Tuesday, May 19, 2009

Europe’s Political Deficit

(Thanks to IntLawGrrls for inviting me to do this guest post!)

The Irish government has announced that a second Irish referendum on the European Union’s Lisbon Treaty will be held in the autumn. As IntLawGrrls have posted, the treaty was rejected by Ireland’s voters in a referendum last June. (photo by Peter O'Neill of "No to Lisbon" poster in the west of Ireland, June 2008)
The Lisbon Treaty is effectively a ‘de-constitutionalized’ version of the EU Constitutional Treaty, which French and Dutch voters had rejected in popular referenda in 2005. (Prior IntLawGrrls posts).
At the same time, recent newspaper reports are suggesting that across Europe in one month's time, the turnout is likely to be lower than ever for European Parliament elections.
Each of these news reports highlights an aspect of what might be called Europe’s political deficit – in other words, the chronic lack of political engagement of ordinary European citizens with the EU, and the failure or unwillingness of Europe’s political leaders to fully grasp this fact.
In a recent paper, I criticized the EU’s response to Ireland’s no vote to the Lisbon Treaty on the basis that the EU leadership chose to treat the referendum result as essentially an Irish problem rather than as a European problem. According to the Europe’s political leaders, the no-vote reflected concerns specific to the Irish population. The solution proposed was for the Irish government to suggest ways for the EU to respond to these particular concerns -- ultimately, through a package of largely redundant legal and political ‘guarantees’ -- so that the Lisbon Treaty could be ratified.
In this sense, Ireland's no-vote to Lisbon was treated very differently from the French and Dutch no-votes to the Constitutional Treaty in 2005. On that occasion, the complex but overwhelming tide of discontent reflected in the no-votes was quickly recognized as a collective European problem rather than as a specifically Dutch or French problem, and the Constitutional Treaty in its original form was rapidly declared to be dead.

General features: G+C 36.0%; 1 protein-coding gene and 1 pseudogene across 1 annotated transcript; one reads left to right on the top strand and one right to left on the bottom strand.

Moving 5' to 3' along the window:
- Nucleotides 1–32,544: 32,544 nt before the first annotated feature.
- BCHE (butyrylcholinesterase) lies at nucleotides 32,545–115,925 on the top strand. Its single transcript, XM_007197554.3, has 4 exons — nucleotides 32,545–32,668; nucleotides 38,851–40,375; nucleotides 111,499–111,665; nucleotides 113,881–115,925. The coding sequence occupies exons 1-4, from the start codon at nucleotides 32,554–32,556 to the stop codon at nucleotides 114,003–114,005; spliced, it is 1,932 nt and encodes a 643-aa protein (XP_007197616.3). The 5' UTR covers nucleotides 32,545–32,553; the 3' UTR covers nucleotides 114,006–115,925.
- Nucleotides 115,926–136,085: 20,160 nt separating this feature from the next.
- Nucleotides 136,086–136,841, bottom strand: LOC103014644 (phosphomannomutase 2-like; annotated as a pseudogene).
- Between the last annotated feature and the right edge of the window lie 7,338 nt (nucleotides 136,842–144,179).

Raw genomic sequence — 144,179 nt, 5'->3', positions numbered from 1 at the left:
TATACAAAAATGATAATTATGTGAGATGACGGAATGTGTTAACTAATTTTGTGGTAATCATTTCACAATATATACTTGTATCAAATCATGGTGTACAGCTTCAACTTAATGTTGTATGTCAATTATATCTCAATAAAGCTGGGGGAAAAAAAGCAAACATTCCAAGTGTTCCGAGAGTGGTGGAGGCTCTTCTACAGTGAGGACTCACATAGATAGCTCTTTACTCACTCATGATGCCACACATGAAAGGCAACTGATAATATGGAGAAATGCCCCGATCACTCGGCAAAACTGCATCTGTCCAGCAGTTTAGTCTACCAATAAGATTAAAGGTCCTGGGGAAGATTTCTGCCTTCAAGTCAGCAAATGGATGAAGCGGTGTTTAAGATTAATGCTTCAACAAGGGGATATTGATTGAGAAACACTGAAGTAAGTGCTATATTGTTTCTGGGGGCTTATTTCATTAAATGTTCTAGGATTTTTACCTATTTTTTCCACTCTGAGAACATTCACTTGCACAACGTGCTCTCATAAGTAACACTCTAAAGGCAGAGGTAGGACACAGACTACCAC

My paper argues that despite the various plausible reasons for distinguishing between the Constitutional Treaty no-votes and the Lisbon Treaty no-vote, the EU strategy of treating Ireland's rejection of the Lisbon Treaty as primarily an Irish problem is a short-sighted one which is likely to backfire in the longer term. Ireland's no-vote is merely the latest manifestation of an ongoing crisis of popular legitimacy in the EU, and the European Council's strategy of treating it as essentially an Irish problem is part of the ongoing failure of Europe's political leaders to acknowledge the link between this crisis of popular legitimacy and the deliberately de-politicized nature of the European Union.
If you’re interested in reading more about the debate on whether and how to politicize the European Union, have a look at this exchange on the subject between Simon Hix of the London School of Economics and Stefano Bartolini of the European University Institute.

3 comments:

Naomi Norberg said...

Welcome and thanks, Gráinne. Your analysis is right on the mark. Here in France, the Irish no produced a lot of buzz about the Irish being ungrateful after having benefited from Europe, whereas the French and Dutch no votes were based on Europe's lack of social protections. Of course, the referendum lost here not only because of no votes, but because of lack of votes from both apathetic and over-confident voters. I couldn't vote then, but I can and will be voting in June!

Unknown said...

Thanks, Gráinne. I too think there's what you call a crisis of legitimacy, and it's felt across Europe - I get a bit fed up of being told (often by British people) I only think this because I'm British. My Austrian friends, too, feel there's nothing they can do that could possibly affect what happens in Brussels - in other words, there's no political connection between them and "it". Irish voters must feel that more than anyone else, since even a referendum hasn't been listened to.

I'm quite happy with the content of Lisbon, but (perhaps oddly in some people's view) I hope the Irish vote No again. I'm fed up of EU leaders spouting nonsense they don't mean about the EU getting 'closer to its citizens", while all the time it's drifting further away. We actually need a major crisis in the EU if we're ever going to put this in reverse, and one day have a real polity.

Thanks for your book Craig and de Búrca, too... I've relied on it a lot, and you'd be amazed how much the British government owed you if you were paid per page view.

I hope you'll blog more in the future!

Grainne said...

Thanks to Naomi and Carl for your comments. I think the second Lisbon referendum will be an interesting one to watch. However, all the signs at the moment (according to recent opinion polls) suggest that there will be a different outcome this time round, and that the Treaty will be ratified. Like Carl, I think that there is much in the Lisbon Treaty that is good, but I find it slightly depressing that the main interest which Irish voters have in the EU is in the economic support it is believed to provide. It reminds me of the Irish government's (successful) campaign in favour of the ratification of the Maastricht Treaty in 1992, when emphasis was repeatedly placed on the 8 billion pounds in structural funds which Ireland was then expected to receive from the EU. It doesn't exactly bode well for the development of a real European politics or a European 'public sphere'.